Posted on March 23, 2011
by Josh Nason
In Parshat Pekudei, the Israelites finally complete this project of building the Mishkan. The Israelites have donated gold, silver, and copper for this Dwelling Place. The Levites are placed in charge of building all the parts of the Mishkan. Once finished, the Mishkan wil hold the two tablets of the Ten Commandments and form a Dwelling Place for God. After the Levites finish this task, Moses is given a degree of divinely inspired strength, and raises the entire structure by himself.
God gives detailed descriptions of what each part should look like, and even more detailed descriptions of what each of the High Priests should be wearing. Upon reading this, one might wonder why God would need this to be recorded? Why would the Torah contain chapter after chapter of description on how the Mishkan was built? To top it all off, the Torah had already spend two Parashiot describing how it was meant to be built, before recounting all this in the story of how it is actually built. We may never know the answer. Perhaps it is to show how truly important it is for God to have a place on Earth. Perhaps it is to show the significance of the Jewish people working together as a community to build such a monumental and important structure.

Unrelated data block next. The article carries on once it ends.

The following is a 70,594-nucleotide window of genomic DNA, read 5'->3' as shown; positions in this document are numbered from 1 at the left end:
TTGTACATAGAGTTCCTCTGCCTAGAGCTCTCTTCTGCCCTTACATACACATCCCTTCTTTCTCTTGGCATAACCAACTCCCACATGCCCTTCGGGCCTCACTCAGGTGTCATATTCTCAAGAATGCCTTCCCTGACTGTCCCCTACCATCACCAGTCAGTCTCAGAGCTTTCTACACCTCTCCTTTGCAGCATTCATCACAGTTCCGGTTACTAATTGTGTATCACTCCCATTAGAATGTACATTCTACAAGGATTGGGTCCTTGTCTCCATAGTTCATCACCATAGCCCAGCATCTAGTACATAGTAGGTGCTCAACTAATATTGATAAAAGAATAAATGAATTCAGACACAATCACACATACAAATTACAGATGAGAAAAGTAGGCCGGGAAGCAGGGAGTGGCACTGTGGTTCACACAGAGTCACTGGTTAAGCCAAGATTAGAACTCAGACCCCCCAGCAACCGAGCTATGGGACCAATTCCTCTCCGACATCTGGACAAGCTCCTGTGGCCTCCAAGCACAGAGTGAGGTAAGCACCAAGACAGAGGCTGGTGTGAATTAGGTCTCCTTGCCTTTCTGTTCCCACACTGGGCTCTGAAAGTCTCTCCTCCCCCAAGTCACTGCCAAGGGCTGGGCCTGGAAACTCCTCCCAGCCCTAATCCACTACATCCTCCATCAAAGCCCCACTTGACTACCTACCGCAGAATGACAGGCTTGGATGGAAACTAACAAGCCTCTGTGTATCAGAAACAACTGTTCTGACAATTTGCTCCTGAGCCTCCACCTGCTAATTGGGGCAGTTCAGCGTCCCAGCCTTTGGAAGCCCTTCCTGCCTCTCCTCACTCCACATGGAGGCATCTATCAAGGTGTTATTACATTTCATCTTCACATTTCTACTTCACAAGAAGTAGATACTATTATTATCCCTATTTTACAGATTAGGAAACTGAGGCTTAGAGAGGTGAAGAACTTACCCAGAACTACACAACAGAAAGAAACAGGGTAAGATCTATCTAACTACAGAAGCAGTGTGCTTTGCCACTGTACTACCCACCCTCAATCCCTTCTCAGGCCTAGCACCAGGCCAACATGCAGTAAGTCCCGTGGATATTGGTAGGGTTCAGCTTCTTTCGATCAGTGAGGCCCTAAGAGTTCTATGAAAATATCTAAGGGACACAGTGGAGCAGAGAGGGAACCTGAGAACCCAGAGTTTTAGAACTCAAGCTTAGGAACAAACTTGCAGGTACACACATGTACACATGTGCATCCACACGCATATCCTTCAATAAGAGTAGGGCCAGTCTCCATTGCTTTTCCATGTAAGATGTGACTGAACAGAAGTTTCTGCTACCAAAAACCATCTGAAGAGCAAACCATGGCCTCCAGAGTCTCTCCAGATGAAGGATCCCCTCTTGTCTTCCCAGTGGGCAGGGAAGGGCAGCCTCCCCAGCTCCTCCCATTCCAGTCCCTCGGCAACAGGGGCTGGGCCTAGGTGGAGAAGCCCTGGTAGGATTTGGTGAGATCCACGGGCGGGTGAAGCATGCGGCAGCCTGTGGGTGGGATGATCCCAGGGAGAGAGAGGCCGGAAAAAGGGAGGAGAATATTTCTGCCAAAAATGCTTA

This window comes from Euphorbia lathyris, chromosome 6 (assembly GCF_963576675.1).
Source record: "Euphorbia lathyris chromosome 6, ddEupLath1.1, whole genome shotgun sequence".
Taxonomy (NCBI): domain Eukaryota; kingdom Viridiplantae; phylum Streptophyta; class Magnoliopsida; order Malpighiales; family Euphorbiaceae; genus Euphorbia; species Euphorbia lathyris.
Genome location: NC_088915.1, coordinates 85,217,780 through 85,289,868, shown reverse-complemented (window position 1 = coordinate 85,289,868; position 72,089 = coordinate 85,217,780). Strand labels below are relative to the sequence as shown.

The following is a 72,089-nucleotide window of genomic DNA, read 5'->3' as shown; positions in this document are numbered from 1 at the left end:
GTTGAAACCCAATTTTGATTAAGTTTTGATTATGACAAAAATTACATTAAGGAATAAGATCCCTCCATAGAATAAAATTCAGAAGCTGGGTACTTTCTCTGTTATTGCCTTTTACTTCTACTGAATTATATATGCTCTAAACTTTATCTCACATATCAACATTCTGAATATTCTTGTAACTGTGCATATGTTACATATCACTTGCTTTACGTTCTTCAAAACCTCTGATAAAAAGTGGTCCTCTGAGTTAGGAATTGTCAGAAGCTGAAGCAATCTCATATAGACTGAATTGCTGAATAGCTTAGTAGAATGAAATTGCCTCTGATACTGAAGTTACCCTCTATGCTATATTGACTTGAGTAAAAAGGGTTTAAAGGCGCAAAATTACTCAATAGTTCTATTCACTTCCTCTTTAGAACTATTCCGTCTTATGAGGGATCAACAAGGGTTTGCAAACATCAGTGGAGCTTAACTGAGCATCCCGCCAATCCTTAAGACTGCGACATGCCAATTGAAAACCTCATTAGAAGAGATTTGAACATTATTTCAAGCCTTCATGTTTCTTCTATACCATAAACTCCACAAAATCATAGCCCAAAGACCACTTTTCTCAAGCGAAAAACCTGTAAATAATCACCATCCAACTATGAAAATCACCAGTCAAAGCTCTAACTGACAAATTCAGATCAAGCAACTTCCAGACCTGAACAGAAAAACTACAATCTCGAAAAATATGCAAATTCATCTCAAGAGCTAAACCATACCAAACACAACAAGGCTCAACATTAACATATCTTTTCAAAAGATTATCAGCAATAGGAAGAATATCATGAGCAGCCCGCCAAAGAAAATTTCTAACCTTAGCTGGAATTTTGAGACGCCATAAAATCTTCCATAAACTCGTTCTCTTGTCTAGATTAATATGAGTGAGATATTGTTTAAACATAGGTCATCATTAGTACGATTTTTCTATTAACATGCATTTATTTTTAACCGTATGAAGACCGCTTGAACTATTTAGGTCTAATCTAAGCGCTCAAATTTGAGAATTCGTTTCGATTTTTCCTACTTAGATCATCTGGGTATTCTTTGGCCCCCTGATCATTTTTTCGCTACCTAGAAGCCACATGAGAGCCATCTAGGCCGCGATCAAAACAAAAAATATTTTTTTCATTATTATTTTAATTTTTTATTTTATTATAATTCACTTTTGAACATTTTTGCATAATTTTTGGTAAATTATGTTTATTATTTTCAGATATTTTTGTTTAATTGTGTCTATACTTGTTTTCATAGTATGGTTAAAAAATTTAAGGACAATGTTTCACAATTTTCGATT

In the last part of the Parshah God actually comes to dwell in the Mishkan. A cloud hovers over the Mishkan, symbolizing that God is dwelling there. When he dwells there, the Israelites are not to travel. When he rises from there, the Isaelites can journey. God clearly wanted the Israelites to know that he was there to protect them, and to give them a sense of guidance on their journey. This Parshah ends the book of Shemoth, and prepares us for Vayikra (Leviticus) where the majority of the Laws and customs of the Jewish people will be given to the Israelites.